back to article Jack Dorsey's side hustle – payments outfit Square – acquires buy now pay later darling Afterpay for $29bn

Square, the credit card processing company run by Twitter founder Jack Dorsey, has announced plans to acquire Australian buy-now-pay-later (BNPL) outfit Afterpay for $29 billion. Afterpay offers shoppers the chance to acquire goods and services with four fortnightly payments. Merchants pay a commission for each Afterpay sale, …

  1. HatHatHatHatHat

    Ka-ching!

  2. Chris G Silver badge

    Another 'Mister ten percenter' !

    This just makes life harder for businesses because they are footing the bill and have to either absorb the cost to stay competetive or raise prices to pay for it. The only real beneficiary is the hustler in the middle.

    Things like this are not good for smaller businesses, particularly when the likes of Amazon have already driven margins down

    1. AMBxx Silver badge
      Boffin

      Nobody's being force to offer BNPL. All it really does is move the cost of credit from consumer to seller without the seller taking on the risk. If your margins are high, it's worth offering.

      Personally, I think all this is going to be brought into the remit of consumer credit and soon grind to a halt due to stricter legislation.

      1. NeilPost Silver badge

        Watch out for Tesco Bank Fucking you over as they view Credit Card payments to Klarna and the like as ‘Cash Transactions’ and they will stiff you fees and interest.

        Complain and get a refund and change the instalment payment method.

        Halifax do this too (funnily not same group Lloyd’s or BoS).

    2. tip pc Silver badge

      “ This just makes life harder for businesses because they are footing the bill and have to either absorb the cost to stay competetive or raise prices to pay for it. The only real beneficiary is the hustler in the middle.”

      Looks like afterpay are just taking the commission that would have gone to a credit card company.

      Business don’t have to offer afterpay, but will likely make more sales if they accept it.

      More sales at less profit per sale is better than less sales at more profit, it’s why retailers have sales, it clears stock and returns money to them to invest in new stock.

      1. Anonymous Coward
        Anonymous Coward

        of course, more work for less money is everyone's objective, not! Let me think, sell one thing for £1M profit or one million things for £1 profit each....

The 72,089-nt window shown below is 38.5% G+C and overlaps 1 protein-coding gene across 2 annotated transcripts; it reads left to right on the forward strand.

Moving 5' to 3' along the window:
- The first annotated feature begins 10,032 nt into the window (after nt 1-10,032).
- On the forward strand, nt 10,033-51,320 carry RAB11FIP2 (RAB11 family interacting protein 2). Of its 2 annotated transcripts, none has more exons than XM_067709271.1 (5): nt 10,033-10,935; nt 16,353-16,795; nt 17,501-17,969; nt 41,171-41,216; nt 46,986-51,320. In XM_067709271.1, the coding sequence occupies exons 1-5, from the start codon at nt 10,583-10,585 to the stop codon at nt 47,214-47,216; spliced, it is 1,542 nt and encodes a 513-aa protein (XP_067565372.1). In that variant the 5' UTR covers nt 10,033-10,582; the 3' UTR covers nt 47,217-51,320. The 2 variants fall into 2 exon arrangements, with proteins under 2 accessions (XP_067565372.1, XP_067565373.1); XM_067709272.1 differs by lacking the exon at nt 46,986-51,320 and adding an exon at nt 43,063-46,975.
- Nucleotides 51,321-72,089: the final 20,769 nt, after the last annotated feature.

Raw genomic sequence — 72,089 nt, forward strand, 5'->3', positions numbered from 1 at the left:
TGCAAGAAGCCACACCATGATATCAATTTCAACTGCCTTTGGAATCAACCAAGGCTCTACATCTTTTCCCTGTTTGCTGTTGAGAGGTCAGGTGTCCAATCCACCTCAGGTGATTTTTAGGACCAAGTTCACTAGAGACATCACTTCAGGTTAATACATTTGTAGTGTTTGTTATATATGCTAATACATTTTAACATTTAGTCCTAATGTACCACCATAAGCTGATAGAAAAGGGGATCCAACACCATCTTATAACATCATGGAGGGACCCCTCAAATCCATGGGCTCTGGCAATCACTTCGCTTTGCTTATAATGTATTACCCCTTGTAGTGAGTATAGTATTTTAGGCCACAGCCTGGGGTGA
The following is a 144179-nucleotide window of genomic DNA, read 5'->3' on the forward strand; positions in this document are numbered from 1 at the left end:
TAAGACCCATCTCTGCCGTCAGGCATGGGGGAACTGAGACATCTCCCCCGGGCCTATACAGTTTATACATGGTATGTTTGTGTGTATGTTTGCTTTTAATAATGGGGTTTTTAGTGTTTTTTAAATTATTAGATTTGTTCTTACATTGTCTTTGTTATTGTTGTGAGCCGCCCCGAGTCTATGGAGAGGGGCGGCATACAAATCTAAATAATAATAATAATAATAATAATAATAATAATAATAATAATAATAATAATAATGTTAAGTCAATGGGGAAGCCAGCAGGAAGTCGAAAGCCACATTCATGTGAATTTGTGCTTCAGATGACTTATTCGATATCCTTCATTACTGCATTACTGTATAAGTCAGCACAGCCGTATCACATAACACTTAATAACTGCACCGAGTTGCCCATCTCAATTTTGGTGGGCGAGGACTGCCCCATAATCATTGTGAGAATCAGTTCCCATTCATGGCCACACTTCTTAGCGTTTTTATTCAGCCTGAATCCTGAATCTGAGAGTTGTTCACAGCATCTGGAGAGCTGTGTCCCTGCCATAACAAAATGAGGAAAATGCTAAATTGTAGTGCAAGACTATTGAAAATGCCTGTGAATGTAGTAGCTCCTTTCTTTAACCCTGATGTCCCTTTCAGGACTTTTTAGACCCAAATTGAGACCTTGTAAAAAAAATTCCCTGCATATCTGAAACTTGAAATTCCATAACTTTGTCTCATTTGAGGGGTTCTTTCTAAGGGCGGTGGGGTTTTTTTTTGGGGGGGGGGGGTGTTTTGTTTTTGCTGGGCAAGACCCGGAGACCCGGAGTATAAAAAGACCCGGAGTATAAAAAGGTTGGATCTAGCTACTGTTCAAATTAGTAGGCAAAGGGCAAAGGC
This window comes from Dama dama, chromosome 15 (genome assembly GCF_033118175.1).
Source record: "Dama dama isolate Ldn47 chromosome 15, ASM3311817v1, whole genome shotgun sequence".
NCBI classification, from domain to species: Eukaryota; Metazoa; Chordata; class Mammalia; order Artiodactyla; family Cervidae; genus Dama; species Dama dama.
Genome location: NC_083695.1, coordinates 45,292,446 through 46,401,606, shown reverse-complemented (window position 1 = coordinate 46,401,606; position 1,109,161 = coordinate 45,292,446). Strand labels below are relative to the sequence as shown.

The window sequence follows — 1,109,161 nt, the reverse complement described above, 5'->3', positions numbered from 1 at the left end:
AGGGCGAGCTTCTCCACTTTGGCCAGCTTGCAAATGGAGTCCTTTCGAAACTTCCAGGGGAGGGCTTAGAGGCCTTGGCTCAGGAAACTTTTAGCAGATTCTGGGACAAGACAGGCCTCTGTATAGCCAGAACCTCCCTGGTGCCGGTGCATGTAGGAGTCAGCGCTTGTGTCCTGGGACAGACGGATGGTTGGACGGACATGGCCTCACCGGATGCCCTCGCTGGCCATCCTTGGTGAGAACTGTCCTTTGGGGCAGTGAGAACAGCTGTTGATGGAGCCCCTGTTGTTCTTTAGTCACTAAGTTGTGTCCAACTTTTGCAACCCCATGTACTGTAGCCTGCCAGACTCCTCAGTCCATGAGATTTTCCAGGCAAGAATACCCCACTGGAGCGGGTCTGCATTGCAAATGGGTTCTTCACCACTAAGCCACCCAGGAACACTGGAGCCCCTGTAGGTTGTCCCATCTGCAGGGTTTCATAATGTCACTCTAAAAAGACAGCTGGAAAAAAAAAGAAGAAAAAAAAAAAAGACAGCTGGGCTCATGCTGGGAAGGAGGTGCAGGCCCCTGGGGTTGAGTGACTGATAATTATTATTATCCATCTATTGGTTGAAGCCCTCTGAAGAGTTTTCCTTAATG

2. Charlie Clark Silver badge
        Stop

        More sales at less profit per sale is better than less sales at more profit

        Let's take this statement to its logical conclusion… nothing beats selling at a loss. As practised frequently by supermarkets (though the suppliers are forced to foot the bill) and in their time British Leyland and Sinclair Computers!

        Businesses often don't have much choice as the option is covered by the T&Cs and the option is offered, often aggressively, to customers by payment providers, because it increases their margin.

        1. tip pc Silver badge

          There is a whole discipline concerned with getting pricing right. You want an elasticity of 1 which means your maximising your profits, but dropping the price ups the quantity sold.

          If you’ve got stock and your vendor is about to release a new shiny shiny at the same price as the old what do you do? Sell both at the same price? Drop the price of the old do you shift your stock and have cash to buy stock of the new?

          Keep the old until the new and ship back the old hoping to get good availability of the new when you know the vendor will favour resellers with a better track record of shifting stock?

          https://en.m.wikipedia.org/wiki/Law_of_demand

          https://en.m.wikipedia.org/wiki/Price_elasticity_of_demand

    3. Ol'Peculier

      Certainly with ClearPay if a customer renegades on their repayments, ClearPay takes the hit, not the retailer. Yes, it all adds up to higher fees but at least it's something not to be concerned about if you're flogging stuff.

      (I don't work for them, but am working on adding it to our sites)

  3. Anonymous Coward
    Anonymous Coward

    Remember Lay by?

    You put something aside in a store and then paid it off.

    No credit charge other than maybe setting up an account.

    Once paid, you picked it up.

    Everything old is new again.

    1. tip pc Silver badge

      Re: Remember Lay by?

      With afterpay you can get it now.

      More like radio rentals or rumbalows.

      1. Anonymous Coward
        Anonymous Coward

        Re: Remember Lay by?

        I'm sure the mail-order catalogue shops of yore used to do this (Freemans, John Noble etc)

      2. Fruit and Nutcase Silver badge
        Thumb Down

        Re: Remember Lay by?